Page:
WCM-Q overcomes coronavirus challenges to continue clinical teaching
WCM-Q may have closed the doors of its building to faculty and students due to the coronavirus pandemic but teaching the next generation of doctors must continue - and has never been more important.
Online education presents new challenges, though, particularly when teaching clinical skills, an area of the curriculum that often demands practical experience as well as theoretical knowledge.
WCM-Q faculty, staff and students have risen to the occasion, however, allowing lessons to continue as planned, albeit digitally.
Dr. Moune Jabre, senior attending physician in obstetrics at Sidra Medicine and the director of WCM-Q's obstetrics and gynecology clerkship, said she and her colleagues have been able to deliver the entirety of the planned curriculum so far, and there have even been some unintended positive consequences, such as an introduction to the role of telemedicine.
Dr. Jabre said that using online video conferencing apps has allowed students to deliver oral presentations and that practical work can still be taught and learned by assigning clinical cases and diagnostic imaging cases for online self-review. The trainee doctors continue to have full access to their professors for feedback and support through virtual meetings.
Dr. Stella Major, associate professor of family medicine in clinical medicine and director of WCM-Q's Clinical Skills and Simulation Lab, said she and her team have also used online resources to continue the clinical skills curriculum.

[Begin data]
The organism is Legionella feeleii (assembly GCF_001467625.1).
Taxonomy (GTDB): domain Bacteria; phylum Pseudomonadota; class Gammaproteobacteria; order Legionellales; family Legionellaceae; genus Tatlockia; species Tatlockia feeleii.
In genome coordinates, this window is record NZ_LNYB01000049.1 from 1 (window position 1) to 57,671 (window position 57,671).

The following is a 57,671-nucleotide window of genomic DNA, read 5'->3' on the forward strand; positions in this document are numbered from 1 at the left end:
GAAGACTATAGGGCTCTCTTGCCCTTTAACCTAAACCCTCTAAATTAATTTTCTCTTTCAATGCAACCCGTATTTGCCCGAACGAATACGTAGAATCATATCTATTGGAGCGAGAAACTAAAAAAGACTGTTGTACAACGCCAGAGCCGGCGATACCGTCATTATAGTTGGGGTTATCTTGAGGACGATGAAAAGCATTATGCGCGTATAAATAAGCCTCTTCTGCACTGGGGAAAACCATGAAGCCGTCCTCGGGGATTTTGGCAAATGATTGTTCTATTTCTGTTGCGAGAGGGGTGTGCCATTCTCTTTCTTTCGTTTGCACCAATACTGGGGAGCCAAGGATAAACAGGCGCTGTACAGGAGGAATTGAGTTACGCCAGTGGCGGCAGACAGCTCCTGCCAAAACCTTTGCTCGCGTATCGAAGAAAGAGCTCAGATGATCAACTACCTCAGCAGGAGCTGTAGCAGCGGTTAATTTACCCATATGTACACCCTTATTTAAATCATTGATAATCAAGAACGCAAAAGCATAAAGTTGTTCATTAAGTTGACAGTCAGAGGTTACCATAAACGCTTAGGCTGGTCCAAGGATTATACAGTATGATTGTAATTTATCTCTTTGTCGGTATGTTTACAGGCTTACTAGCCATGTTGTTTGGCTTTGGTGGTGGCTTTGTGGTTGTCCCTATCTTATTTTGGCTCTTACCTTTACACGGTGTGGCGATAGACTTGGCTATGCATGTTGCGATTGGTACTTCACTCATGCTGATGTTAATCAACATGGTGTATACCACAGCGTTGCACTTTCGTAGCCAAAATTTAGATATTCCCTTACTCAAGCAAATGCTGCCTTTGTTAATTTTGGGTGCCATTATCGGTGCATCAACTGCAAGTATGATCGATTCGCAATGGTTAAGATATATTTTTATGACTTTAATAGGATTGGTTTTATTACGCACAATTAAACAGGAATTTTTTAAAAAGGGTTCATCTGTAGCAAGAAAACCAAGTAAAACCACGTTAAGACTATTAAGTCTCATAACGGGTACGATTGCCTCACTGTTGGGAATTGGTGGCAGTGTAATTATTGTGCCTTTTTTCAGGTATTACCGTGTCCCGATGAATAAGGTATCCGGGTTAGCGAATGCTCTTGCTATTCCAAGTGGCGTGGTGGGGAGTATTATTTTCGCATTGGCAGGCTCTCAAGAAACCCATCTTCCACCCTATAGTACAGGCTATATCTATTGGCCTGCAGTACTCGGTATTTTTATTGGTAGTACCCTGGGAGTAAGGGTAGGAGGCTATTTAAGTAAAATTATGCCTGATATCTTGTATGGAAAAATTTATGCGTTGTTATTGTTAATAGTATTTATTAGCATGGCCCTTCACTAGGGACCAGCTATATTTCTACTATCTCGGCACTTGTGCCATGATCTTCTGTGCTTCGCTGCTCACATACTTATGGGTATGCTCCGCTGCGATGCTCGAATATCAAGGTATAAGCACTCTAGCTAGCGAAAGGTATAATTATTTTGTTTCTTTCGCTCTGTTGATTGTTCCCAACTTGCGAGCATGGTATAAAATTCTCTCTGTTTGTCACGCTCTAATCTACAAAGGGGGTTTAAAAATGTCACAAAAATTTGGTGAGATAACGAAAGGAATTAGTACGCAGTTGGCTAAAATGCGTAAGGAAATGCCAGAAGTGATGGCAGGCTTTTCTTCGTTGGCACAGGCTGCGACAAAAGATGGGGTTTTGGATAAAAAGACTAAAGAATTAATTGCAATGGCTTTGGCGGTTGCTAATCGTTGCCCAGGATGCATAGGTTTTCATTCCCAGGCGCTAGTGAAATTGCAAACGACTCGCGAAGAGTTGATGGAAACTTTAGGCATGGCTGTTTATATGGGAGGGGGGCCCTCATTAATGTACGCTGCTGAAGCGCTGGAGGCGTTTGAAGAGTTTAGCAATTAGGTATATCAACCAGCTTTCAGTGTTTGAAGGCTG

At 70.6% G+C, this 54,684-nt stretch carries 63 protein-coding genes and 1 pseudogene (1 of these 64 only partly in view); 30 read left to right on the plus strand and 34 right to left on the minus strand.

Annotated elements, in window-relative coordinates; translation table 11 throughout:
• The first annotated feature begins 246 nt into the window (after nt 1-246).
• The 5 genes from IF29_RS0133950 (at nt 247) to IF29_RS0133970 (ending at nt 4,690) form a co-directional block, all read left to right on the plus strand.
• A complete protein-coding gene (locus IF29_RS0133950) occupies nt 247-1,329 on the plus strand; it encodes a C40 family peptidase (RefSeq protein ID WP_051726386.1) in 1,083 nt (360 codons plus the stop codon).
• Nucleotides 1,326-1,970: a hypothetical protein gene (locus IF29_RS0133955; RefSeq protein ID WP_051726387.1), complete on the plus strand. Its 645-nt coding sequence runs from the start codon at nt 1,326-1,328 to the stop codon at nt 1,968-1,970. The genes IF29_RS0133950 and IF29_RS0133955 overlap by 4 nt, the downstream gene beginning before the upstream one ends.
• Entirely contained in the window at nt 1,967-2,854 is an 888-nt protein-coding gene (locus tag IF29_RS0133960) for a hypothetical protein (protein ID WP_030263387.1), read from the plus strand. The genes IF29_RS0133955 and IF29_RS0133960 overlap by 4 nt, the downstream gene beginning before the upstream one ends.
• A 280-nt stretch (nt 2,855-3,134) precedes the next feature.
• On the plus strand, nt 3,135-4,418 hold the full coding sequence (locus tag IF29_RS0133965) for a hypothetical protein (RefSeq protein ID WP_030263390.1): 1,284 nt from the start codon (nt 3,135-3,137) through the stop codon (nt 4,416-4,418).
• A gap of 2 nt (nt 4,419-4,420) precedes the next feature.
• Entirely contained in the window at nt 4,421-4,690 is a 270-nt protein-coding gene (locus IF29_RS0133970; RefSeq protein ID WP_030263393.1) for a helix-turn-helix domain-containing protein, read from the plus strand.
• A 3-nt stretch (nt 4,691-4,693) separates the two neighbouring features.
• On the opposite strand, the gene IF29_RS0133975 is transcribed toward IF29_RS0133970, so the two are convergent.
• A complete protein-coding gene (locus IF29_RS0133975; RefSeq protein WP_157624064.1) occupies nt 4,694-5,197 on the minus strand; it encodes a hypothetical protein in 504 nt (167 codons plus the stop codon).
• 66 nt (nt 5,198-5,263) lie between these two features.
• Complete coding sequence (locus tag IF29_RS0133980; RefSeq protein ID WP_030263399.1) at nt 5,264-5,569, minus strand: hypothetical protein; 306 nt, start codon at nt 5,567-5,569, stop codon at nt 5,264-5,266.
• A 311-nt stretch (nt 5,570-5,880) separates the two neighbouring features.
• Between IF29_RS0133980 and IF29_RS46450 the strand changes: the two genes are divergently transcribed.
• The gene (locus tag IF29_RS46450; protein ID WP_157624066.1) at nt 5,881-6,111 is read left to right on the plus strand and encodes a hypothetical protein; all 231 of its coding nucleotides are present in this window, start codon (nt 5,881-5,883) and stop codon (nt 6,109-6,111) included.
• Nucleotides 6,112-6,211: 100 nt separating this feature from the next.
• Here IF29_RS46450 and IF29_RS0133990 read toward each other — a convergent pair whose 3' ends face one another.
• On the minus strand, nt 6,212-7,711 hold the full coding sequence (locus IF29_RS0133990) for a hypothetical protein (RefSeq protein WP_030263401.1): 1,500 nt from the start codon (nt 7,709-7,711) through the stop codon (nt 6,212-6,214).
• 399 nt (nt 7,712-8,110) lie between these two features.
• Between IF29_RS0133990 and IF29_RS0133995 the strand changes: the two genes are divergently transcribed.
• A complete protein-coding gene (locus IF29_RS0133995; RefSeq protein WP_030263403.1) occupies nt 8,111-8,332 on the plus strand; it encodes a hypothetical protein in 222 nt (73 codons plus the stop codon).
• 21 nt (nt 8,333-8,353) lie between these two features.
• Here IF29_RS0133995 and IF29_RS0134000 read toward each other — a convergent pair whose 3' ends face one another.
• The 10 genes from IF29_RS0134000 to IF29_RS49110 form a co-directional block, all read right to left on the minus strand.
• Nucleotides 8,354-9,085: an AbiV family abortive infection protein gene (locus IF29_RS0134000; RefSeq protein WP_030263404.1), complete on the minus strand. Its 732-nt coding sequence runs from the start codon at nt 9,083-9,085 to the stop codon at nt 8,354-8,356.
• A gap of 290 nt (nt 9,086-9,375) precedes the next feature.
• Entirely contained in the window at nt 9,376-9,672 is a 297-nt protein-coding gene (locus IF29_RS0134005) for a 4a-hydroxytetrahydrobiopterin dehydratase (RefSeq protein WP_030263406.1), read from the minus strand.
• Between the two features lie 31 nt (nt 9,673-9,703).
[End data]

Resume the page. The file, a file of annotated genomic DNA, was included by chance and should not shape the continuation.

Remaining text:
Dr. Major said: “Using video conferencing, simulated patients and a variety of simulation-based educational models, we have started supporting clinical skills teaching and assessment remotely. Students feedback has been very positive, as this has offered them a chance to be exposed to telehealth.”
She said that students have used telemedicine skills to conduct thorough case histories with standardized patients, as well as learning how to counsel patients on smoking cessation and delivering bad news.
But once the pandemic is over, everyone agrees that students will have follow-up sessions and real-patient clinical skills instruction to ensure they have the correct practical examination skills.
For the obstetrics/gynecology clerkship, Dr. Jabre explained how she plans to have students attend a practical exam skills session in the Clinical Skills and Simulation Center for physical examination competence in gynecology. The students will watch instructional videos first then have a practice session followed by a competency check station for each skill.
This determination to overcome the challenges presented by COVID-19 has been praised by Dr. Thurayya Arayssi, professor of clinical medicine at WCM-Q and senior associate dean for medical education and continuing professional development.
She said: “The COVID-19 pandemic has caused widespread disruption and sorrow across the world, but it has also united people. I am immensely proud and grateful to every member of the teaching faculty staff, and students at Weill Cornell Medicine - Qatar whose determination to continue teaching and learning medicine has been an inspiration.
“It has also been a reminder that it is not only medical faculty who are responsible for teaching the next generation of doctors; everyone at the college – from ITS, Student Affairs , to Human Resources – plays a vital role in ensuring that we continue to offer the finest medical education to our students.”